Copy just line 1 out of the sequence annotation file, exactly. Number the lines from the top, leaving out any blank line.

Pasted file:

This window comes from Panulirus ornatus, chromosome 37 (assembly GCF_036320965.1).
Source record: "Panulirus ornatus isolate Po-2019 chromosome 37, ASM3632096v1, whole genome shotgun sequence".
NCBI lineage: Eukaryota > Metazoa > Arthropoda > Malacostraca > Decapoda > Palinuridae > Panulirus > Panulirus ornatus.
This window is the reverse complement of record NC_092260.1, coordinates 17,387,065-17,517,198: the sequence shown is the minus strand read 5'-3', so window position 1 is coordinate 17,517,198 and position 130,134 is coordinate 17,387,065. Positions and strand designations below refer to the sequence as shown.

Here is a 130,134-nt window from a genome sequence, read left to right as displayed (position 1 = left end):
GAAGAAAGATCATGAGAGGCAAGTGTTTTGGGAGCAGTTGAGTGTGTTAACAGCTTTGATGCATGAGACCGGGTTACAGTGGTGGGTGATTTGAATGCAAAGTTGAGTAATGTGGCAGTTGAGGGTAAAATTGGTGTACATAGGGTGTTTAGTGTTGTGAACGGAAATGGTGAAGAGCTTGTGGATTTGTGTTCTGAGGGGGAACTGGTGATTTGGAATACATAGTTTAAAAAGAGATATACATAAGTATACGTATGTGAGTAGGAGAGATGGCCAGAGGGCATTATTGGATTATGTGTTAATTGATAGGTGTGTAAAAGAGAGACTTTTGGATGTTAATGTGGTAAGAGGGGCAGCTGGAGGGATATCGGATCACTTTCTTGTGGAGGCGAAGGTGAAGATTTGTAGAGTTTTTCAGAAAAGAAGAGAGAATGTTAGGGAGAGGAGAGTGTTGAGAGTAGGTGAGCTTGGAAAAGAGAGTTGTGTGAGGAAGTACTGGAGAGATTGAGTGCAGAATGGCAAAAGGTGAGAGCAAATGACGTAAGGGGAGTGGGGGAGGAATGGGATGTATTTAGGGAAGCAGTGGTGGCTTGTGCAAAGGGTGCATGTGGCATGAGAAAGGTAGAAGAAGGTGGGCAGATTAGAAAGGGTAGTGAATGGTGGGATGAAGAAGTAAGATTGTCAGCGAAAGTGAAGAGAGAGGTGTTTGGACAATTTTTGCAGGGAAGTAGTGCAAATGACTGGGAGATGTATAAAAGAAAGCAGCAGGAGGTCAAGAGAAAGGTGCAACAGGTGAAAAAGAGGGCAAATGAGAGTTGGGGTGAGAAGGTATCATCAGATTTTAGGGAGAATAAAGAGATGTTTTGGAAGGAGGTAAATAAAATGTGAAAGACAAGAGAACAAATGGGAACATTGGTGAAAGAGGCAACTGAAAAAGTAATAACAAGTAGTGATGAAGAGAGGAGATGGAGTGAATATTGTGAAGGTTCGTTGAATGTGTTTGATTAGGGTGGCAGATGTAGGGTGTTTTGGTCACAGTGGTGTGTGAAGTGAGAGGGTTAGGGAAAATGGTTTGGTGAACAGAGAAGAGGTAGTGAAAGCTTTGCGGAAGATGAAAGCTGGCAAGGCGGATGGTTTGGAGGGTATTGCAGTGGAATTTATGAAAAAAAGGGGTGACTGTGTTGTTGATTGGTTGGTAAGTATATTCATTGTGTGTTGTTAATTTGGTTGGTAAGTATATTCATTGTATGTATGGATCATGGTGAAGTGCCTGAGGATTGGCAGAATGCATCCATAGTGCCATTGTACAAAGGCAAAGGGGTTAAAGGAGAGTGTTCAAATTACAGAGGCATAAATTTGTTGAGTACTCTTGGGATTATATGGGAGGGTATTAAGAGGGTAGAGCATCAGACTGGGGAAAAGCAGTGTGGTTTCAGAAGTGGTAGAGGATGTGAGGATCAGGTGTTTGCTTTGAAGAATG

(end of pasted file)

This window comes from Panulirus ornatus, chromosome 37 (assembly GCF_036320965.1).